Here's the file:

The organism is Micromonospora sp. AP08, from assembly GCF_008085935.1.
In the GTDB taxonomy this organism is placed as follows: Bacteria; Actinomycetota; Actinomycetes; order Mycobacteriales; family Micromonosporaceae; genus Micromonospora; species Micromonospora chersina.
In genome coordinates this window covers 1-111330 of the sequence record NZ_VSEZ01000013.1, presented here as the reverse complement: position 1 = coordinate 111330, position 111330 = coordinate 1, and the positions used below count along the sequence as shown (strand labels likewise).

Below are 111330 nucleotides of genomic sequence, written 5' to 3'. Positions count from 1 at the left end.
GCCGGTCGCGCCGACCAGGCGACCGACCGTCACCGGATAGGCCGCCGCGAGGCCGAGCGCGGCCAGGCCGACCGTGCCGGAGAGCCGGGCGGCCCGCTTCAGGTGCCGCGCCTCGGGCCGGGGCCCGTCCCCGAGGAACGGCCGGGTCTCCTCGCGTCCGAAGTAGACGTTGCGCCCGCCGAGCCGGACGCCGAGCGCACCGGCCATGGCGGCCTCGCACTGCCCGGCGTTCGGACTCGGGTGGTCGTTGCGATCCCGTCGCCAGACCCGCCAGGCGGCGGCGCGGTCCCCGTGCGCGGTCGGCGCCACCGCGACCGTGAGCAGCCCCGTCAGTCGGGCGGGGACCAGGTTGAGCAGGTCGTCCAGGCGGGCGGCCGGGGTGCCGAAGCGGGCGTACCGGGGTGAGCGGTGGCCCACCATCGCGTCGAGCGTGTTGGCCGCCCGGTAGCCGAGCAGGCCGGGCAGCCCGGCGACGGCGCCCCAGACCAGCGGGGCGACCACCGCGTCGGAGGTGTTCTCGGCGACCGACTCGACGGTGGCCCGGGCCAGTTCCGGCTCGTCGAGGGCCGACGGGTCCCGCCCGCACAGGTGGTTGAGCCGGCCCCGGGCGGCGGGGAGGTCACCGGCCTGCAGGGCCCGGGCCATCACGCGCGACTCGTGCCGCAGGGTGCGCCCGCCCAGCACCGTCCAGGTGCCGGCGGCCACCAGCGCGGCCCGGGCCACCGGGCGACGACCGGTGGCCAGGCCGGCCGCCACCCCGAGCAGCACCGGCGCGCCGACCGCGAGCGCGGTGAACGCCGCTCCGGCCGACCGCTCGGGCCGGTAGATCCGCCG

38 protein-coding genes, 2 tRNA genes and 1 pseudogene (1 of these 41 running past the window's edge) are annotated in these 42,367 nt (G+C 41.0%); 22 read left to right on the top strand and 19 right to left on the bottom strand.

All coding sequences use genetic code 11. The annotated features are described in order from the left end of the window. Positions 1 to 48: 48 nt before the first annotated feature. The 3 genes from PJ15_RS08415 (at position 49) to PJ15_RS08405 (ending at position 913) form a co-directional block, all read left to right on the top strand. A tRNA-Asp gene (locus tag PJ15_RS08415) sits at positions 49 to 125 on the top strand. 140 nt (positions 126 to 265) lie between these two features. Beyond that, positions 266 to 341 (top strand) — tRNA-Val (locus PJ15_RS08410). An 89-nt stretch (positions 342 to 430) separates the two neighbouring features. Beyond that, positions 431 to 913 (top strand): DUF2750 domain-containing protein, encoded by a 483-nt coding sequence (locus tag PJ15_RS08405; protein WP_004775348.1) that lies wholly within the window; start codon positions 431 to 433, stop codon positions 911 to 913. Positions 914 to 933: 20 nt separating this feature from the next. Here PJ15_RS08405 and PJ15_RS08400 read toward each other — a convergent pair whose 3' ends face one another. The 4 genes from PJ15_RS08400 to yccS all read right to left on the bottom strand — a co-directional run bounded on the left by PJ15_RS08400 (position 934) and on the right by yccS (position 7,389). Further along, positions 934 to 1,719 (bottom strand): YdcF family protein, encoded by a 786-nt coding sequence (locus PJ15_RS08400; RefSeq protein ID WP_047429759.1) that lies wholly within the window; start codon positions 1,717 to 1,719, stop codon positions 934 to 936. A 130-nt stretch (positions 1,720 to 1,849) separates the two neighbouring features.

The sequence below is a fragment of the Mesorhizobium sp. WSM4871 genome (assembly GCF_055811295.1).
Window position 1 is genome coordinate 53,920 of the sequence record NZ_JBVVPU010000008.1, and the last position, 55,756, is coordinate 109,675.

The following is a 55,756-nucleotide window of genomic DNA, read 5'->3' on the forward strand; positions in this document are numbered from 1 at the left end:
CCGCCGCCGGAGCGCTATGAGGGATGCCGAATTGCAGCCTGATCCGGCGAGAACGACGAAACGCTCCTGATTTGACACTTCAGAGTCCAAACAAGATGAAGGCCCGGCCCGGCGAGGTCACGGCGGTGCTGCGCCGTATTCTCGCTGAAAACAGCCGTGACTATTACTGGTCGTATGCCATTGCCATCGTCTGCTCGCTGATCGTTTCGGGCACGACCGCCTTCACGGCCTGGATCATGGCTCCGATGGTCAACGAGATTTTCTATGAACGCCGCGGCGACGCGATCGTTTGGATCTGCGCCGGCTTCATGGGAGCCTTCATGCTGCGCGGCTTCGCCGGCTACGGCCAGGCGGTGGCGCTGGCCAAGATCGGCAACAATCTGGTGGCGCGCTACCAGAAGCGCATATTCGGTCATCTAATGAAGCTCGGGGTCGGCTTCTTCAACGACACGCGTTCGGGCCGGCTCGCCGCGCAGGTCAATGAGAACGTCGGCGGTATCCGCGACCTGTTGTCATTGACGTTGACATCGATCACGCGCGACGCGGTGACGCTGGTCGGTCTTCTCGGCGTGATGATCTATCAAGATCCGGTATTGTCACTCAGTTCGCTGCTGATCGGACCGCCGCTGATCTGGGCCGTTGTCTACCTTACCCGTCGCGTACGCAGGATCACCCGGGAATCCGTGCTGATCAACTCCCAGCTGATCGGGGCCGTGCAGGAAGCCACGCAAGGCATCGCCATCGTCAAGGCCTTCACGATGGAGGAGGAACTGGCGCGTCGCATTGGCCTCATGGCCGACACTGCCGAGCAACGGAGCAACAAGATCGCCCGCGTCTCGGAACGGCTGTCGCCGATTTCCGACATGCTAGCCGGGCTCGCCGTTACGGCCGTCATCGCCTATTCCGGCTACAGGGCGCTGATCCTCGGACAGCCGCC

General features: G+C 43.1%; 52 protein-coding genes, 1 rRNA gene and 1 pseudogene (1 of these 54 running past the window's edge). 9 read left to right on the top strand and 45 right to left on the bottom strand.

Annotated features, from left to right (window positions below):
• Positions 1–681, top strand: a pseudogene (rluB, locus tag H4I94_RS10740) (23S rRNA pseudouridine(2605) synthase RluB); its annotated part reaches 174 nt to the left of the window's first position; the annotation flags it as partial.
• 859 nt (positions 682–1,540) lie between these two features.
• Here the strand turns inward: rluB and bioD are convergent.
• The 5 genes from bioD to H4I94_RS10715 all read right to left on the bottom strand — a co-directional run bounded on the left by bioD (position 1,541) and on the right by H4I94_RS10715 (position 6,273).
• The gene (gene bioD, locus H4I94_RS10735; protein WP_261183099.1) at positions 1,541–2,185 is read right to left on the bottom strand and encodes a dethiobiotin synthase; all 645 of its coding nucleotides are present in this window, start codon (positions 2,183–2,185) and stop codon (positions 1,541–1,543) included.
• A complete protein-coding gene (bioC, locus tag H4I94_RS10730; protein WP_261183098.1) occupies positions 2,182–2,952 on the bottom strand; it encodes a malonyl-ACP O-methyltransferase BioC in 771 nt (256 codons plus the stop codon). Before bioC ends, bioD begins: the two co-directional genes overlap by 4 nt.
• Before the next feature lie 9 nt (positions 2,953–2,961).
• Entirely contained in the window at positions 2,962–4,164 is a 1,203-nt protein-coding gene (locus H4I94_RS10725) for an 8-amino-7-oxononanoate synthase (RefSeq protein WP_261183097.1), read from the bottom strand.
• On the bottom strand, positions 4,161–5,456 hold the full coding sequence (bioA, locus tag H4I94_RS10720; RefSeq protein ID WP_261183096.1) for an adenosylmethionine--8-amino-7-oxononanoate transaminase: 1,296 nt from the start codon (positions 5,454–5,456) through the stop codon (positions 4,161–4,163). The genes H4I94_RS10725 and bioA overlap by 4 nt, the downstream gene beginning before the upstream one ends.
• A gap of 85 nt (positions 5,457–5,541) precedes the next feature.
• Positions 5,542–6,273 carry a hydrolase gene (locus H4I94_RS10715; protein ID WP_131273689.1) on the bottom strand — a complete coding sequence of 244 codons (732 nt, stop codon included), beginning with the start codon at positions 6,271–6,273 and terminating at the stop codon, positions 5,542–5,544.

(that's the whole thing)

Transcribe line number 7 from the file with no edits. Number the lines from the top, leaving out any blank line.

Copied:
All coding sequences use genetic code 11. The annotated features are described in order from the left end of the window. Positions 1 to 48: 48 nt before the first annotated feature. The 3 genes from PJ15_RS08415 (at position 49) to PJ15_RS08405 (ending at position 913) form a co-directional block, all read left to right on the top strand. A tRNA-Asp gene (locus tag PJ15_RS08415) sits at positions 49 to 125 on the top strand. 140 nt (positions 126 to 265) lie between these two features. Beyond that, positions 266 to 341 (top strand) — tRNA-Val (locus PJ15_RS08410). An 89-nt stretch (positions 342 to 430) separates the two neighbouring features. Beyond that, positions 431 to 913 (top strand): DUF2750 domain-containing protein, encoded by a 483-nt coding sequence (locus tag PJ15_RS08405; protein WP_004775348.1) that lies wholly within the window; start codon positions 431 to 433, stop codon positions 911 to 913. Positions 914 to 933: 20 nt separating this feature from the next. Here PJ15_RS08405 and PJ15_RS08400 read toward each other — a convergent pair whose 3' ends face one another. The 4 genes from PJ15_RS08400 to yccS all read right to left on the bottom strand — a co-directional run bounded on the left by PJ15_RS08400 (position 934) and on the right by yccS (position 7,389). Further along, positions 934 to 1,719 (bottom strand): YdcF family protein, encoded by a 786-nt coding sequence (locus PJ15_RS08400; RefSeq protein ID WP_047429759.1) that lies wholly within the window; start codon positions 1,717 to 1,719, stop codon positions 934 to 936. A 130-nt stretch (positions 1,720 to 1,849) separates the two neighbouring features.